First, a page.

RIP-OFF places which take advantage of tourists and couldn’t care less about their punters.

There’s a view pubs in the Lanes only care about raking in the cash and to hell with the consequences.

So, I had a real sinking feeling when I received a begging letter from PubSpy superfan, “Mac”, imploring me to visit the Bath Arms in Meeting House Lane.

I’d only heard good things about this historic watering hole, but previous regular Des described it in the past tense and talked about “kids on a bloody piano, a scruffy barmaid and a lack of good ales”. He even said, horror of horrors, they’d hung up a TV.

I was therefore hesitant as to what I might find as I pushed through the heavy curved doors earlier this week.

The first thing to greet me was a massive waft of festive loveliness, a cheery smile and a general feeling of bonhomie.

The bearded barman was obviously new, but he couldn’t have been more willing to please.

I tasted a Breaker pale ale from the house brewer at 4.1 per cent, but although it was sharp and zesty the smell of the mulled wine bubbling away and the tinsel wrapped round the lights had me in a Christmassy, winter way of thinking and I opted for the more warming, 5.0 per cent Bishops Finger.

I’d forgotten just how good this drop of dark, hefty ale can be.

Mrs P was greeted as “luv” a couple of times, something she quite appreciates, and selected the Old Mout she favours.

There was a great open fire, though if I’m being really picky, it could have done with a good poke.

So, do I agree with Mac? Sorry my old mucker but based on my experience I reckon this is still a brilliant boozer.

You’ve got the traditional big windows, hefty dark red and blue flocked wallpaper, old mirrors and even roses (minus the prickles) in an old cream bottle on each table.

There’s no pool, no darts, no jukebox, no TV screen (and I looked everywhere for it Mac).

In fact, this a great historic pub, clean and well run that has no interest in ripping off tourists and, what’s more, it keeps decent ale.

OK, there is a piano in one corner and I must admit I was glad there weren’t kids bashing away on it – but I reckon this adds to the tradition. And it was piled up with traditional games – Monopoly, Battleships, Trivial Pursuit, Play Your Cards Right.

There is so much to love about this place I don’t know where to start. And, I wasn’t alone in loving it as even on a Monday evening there were stacks of folk in, groups, couples, single folk – all enjoying themselves royally.

By now I’d shifted from the Finger, via a mulled wine at £4.35, to a pint of Whitstable Bay Blond. Again, another well kept, well-served pint. This time I was served by the barmaid and noticed the first part of her tattoo read: “Love me…” There were other letters, but they weren’t visible – I couldn’t decide what they might say. What I can tell you is she was super-efficient, hard working and cheery to boot.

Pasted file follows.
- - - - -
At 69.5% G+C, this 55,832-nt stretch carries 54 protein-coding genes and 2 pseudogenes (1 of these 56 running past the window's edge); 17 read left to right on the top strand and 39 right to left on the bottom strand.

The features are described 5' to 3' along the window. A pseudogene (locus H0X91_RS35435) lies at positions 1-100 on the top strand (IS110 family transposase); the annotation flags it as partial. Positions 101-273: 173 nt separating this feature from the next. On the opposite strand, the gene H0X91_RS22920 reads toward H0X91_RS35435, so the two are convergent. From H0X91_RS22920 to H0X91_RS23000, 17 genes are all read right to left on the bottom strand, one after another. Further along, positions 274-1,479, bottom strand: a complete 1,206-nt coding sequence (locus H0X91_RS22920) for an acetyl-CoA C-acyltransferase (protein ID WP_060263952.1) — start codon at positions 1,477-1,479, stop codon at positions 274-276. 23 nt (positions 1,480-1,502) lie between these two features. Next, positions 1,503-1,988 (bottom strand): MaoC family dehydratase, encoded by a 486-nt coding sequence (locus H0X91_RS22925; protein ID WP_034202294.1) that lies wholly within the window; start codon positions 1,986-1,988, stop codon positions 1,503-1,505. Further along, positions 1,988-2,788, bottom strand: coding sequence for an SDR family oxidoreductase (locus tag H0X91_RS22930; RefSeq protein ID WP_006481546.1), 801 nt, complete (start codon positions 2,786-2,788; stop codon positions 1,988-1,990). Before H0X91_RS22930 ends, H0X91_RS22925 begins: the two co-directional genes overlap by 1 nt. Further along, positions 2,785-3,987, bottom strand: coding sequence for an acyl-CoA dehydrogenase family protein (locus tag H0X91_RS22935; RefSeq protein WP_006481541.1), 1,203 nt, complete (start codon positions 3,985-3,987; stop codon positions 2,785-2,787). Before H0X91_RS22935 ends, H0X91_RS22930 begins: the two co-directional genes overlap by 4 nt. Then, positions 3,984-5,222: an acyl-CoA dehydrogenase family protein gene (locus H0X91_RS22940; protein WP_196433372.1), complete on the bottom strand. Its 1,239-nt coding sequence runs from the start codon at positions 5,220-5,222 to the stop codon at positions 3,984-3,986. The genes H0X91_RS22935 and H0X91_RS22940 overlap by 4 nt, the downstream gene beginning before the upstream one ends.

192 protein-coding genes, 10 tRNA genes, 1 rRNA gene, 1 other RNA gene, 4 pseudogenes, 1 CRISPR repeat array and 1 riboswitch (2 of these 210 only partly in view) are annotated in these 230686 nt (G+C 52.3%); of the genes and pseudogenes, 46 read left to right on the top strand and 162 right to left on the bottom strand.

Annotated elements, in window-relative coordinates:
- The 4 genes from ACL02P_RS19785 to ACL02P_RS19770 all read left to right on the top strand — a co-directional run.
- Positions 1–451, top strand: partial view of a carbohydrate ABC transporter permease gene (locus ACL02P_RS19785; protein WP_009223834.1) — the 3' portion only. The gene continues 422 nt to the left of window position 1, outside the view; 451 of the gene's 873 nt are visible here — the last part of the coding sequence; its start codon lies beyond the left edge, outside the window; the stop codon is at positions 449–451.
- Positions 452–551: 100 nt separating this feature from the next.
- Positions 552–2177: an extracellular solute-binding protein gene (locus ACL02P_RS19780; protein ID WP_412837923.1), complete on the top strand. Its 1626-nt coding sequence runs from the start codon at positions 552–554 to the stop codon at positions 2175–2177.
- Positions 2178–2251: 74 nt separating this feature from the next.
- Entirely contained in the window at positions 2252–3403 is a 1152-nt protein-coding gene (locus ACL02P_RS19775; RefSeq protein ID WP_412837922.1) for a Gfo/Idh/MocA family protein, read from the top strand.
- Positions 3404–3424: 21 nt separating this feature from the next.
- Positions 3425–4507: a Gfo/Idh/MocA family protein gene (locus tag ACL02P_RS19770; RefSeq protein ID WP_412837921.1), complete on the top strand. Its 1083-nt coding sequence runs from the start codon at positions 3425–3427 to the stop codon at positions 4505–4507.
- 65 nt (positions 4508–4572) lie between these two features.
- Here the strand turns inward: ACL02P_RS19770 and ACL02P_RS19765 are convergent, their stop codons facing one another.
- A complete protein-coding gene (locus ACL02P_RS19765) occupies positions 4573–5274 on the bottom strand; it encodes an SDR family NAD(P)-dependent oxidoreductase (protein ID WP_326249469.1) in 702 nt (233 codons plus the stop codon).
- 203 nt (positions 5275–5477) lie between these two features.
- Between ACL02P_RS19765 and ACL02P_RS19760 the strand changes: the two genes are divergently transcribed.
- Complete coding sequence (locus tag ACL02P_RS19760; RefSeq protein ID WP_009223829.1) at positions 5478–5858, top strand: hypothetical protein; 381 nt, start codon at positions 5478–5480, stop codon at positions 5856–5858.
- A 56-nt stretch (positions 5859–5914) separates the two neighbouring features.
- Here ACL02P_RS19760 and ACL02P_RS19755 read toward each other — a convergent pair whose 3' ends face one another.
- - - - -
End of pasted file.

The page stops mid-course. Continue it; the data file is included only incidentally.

Other touches I particularly liked were the fact the Christmas decs haven’t been overdone, the music didn’t knock your ears off, there’s a beautiful old skylight and the fairy lights look as if they are only up as decorations. I even appreciated the thinking behind the wifi password “drinkmorebeer”.

The stripped floors and wooden tables and stools are all present as you’d expect, there are even the old hooks for your jacket on the large, central wooden bar.

I particularly liked the sound of the traditional pub sandwiches served with chips – good value at £7. The food coming out all looked and smelled great and the barmaid was kept busy scurrying to and fro when the buzzer went off behind the bar.

Two lovely ladies, one tall and one old (their description, not mine) sank into the low-level green leather sofa and were immediately approached by a jovial, rotund 5ft 4in truck driver keen for them to join his group. The tall lady kindly offered to stand back-to-back to demonstrate why they might not be compatible before heading off with her older mate.

I saw several hounds wander in and out, so dogs are definitely welcome and being on one level with wide doors it also provides good access for the disabled.

The loos were clean but are a touch on the snug side, left for the gents, right for the ladies, which were also small with just two traps, but fresher smelling than the gents.

All I can say Mac is that if you think the Bath Arms has gone downhill then it must have been the best pub in the world previously as I still think it’s bloody marvellous. Take my advice and give it another chance. Everything changes occasionally but I honestly think this one’s retained all the best values.

Bath Arms – 3-4 Meeting House Lane, Brighton BN1 1HB

Decor - five stars: Everything a good pub should be, welcoming without being overbearing

Drink - four stars: Mac feels there’s less choice, but I had a great ale, a tasty mulled wine and a tangy lager

Price - four stars: An Old Mout, a mulled wine, a Bishops Finger and a Whitstable Bay all for £19.15.

Atmosphere - five stars: The perfect stopping off point while shopping – totally buzzing, even mid-week

Staff - four stars: The new friendly barman was expertly directed by his more experienced barmaid/manager.

Email me: pubspy@theargus.co.uk

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